If my son comes to me one morning with a dripping paintbrush in his hand and says he decided to give me the gift of painting my car for me, he would be in deep trouble, not in deep affection. If someone decided to “clean up” my desk and papers “as a favor,” this act would be such an affront that to act grateful would be nearly as inappropriate as the act itself. And that’s the point. When a gift is really bad, it demands an honest response. So why don’t we react honestly when it’s only moderately bad? The real answer here is painful to admit.
It’s because we’re selfish.
Bad gift-givers are selfish (see my other article), and polite bad-gift receivers are also selfish. It’s simply easier to avoid the conflict honesty would cause. It’s easier to make jokes about the person to a sympathetic spouse than to tell him the truth to his face. So we take the easy way out and deceive ourselves into thinking that we’ve done something loving. It’s almost perfectly symmetrical with the immorality done by the person who gave the bad gift. Both parties are selfish, and both parties think they are behaving lovingly. Now isn’t that ironic?
But there’s more wrong here than first meets the eye. We lie to them with our gratitude, but we lie to ourselves about our motives. We say that being polite is the loving thing to do for the other person, but we are equally motivated by the desire to protect our own reputation. See, you worry people will think less of you if you complain about a gift, so you do whatever is necessary to keep this fear from happening. Instead of voicing your ingratitude, which you fear will make you look mean, you lie and seem like a perfectly decent person. Thus, what seems like selfless etiquette actually turns out to be a very deceptive maneuver to prevent yourself from being judged for who you really are. What did the Bard say about webs and deceptions?
Here’s further irony. We would never feel such a burden in dealing with our enemies. Although I admit it’s a bit weird to imagine, consider how you would respond if someone you despised gave you a bad gift. Likely you would feel no compunction about telling this person the truth, and rudely. Why? Because you care neither about this person’s feelings nor about his image of you. But isn’t there something askew in a moral system where we only feel at liberty to be honest with those we do not love? I suspect our notions of love and truth need revising.
There is an explanation: we’re bad at telling the truth effectively. The reason for rules of politeness (though I repeat this isn’t about being polite) is because it’s easier to not mess them up. Honesty is really difficult. Nonetheless, there’s enough light at the end of the tunnel to make it worth trying. A bad gift is a kind of rupture in a relationship. It shows lack of knowledge and, therefore, lack of love. But any rupture is also an opportunity.
Bad gifts create a sort of crisis, and the relationship can’t stay where it is. It must either become stronger or weaker, and ignoring the breach can only make it weaker. Confronting it runs the risk of total ruination, but it also runs the risk of deeper intimacy. So you have to ask yourself a very simple question: Would you rather keep such relationships forever trivial by protecting them from the stress that might break them, or would you rather risk losing them in the hope that you might gain real ones in exchange? Every meaningful relationship I have is so because it survived one or more crises of honesty. The only way to get respect and real love is to tell people the truth. So here’s how to do so successfully.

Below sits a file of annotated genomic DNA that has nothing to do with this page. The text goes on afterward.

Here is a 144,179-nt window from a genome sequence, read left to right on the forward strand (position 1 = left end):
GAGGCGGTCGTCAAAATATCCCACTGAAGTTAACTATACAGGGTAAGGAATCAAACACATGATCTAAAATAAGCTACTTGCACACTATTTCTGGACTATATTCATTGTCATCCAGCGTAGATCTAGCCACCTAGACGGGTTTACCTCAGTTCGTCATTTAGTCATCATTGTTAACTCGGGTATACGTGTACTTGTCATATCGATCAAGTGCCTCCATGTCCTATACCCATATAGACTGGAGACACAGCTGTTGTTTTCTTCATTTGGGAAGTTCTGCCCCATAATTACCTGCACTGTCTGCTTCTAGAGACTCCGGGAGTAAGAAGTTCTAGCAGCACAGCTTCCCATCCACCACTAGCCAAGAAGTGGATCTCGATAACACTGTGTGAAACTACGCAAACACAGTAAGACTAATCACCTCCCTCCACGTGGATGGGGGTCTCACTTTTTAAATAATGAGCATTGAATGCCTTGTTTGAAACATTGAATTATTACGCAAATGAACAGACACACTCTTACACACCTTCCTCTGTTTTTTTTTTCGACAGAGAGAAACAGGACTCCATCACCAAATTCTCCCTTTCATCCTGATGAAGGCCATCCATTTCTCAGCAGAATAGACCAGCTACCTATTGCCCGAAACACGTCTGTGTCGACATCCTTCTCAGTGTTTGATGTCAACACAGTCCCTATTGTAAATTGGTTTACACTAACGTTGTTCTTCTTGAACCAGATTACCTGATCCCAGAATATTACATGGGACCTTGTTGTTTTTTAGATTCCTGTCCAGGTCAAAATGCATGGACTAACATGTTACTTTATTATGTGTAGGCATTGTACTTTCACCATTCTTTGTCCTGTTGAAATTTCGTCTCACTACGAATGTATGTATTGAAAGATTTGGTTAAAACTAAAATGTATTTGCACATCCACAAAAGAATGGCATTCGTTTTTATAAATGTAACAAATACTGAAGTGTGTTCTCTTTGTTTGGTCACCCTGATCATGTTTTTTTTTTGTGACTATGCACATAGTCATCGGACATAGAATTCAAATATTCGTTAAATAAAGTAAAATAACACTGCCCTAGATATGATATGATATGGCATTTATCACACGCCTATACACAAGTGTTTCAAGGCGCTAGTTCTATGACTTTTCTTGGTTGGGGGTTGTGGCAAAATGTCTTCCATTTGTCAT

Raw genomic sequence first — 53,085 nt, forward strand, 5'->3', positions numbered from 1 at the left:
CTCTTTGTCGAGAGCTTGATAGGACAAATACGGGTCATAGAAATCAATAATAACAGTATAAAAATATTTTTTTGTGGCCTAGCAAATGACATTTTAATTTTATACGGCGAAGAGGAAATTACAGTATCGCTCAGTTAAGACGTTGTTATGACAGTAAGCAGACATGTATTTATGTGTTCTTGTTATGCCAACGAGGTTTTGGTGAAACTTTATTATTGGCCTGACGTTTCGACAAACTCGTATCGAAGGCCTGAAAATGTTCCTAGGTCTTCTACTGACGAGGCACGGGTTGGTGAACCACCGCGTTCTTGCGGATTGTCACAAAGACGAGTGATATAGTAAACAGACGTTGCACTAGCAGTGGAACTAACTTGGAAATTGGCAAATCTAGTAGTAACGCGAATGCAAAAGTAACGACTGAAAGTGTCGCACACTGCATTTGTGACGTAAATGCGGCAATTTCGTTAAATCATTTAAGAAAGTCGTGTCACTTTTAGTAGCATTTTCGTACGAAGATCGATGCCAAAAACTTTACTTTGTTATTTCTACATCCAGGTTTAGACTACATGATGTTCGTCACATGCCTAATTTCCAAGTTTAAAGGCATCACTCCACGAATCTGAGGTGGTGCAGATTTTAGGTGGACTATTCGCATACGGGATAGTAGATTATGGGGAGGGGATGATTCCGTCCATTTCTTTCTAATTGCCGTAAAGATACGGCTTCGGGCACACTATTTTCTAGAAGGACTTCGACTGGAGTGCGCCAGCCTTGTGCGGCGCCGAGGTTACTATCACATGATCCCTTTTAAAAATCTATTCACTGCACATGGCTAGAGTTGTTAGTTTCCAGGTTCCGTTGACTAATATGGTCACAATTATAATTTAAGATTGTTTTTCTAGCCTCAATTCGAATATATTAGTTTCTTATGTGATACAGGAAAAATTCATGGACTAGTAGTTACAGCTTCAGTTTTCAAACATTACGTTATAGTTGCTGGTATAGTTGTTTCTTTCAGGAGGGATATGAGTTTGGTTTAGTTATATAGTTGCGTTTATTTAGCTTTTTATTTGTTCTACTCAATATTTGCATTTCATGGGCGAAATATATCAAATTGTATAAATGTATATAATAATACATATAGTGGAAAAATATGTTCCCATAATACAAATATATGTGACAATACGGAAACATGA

The three keys to effective confrontation:
1. Apologize in advance. “I’m sorry, John.”
2. Admit the obvious. “I have something really awful to say to you, and I’m genuinely afraid that it’s going to hurt your feelings or make you mad and ruin our friendship. I’m really scared right now because you mean a lot to me and I don’t want to lose that. ”
3. Get permission. “So would you rather have me tell you the truth or keep it hidden from you?”
Certainly, the frenzy of Christmas morning may not be the correct time for such a confrontation. This you must decide for yourself. The Bible wisely teaches that we should confront people and resolve our issues with them privately, in part because defensive anger is a more likely result in public encounters. But some form of honest confrontation is the only loving way to proceed, and the benefits should by now be clear.
You’ve taken a breached relationship and tried to heal it. You’ve dealt with the giver honorably, as a loved one who deserves your honesty. You are likely helping that person to become a better gift-giver to you and others in the future, which should make everyone a lot happier. And you’ve cleared your conscience against the need to indulge in subsequent deceptions. But there’s one more benefit to this approach. When people know you react honestly, they know your expressed joy at a gift is real. Precisely because my friends know I’m honest, they also need never second-guess my reactions. I yield no false positives. And as a symbolic reinforcement of this very concept, my honesty about the need to be honest is my possibly unwelcome Christmas gift to you. I sincerely hope you enjoy it.